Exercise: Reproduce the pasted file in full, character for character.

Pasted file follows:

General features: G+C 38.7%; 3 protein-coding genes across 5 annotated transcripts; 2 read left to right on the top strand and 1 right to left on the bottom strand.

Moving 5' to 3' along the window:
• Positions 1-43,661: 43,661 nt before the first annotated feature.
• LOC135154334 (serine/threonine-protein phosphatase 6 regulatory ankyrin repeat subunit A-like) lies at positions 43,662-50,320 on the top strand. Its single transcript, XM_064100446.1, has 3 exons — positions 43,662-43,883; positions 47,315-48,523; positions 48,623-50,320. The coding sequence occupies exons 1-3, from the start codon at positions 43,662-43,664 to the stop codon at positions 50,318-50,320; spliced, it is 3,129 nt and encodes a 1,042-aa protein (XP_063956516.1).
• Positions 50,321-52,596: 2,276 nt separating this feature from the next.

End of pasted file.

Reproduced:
General features: G+C 38.7%; 3 protein-coding genes across 5 annotated transcripts; 2 read left to right on the top strand and 1 right to left on the bottom strand.

Moving 5' to 3' along the window:
• Positions 1-43,661: 43,661 nt before the first annotated feature.
• LOC135154334 (serine/threonine-protein phosphatase 6 regulatory ankyrin repeat subunit A-like) lies at positions 43,662-50,320 on the top strand. Its single transcript, XM_064100446.1, has 3 exons — positions 43,662-43,883; positions 47,315-48,523; positions 48,623-50,320. The coding sequence occupies exons 1-3, from the start codon at positions 43,662-43,664 to the stop codon at positions 50,318-50,320; spliced, it is 3,129 nt and encodes a 1,042-aa protein (XP_063956516.1).
• Positions 50,321-52,596: 2,276 nt separating this feature from the next.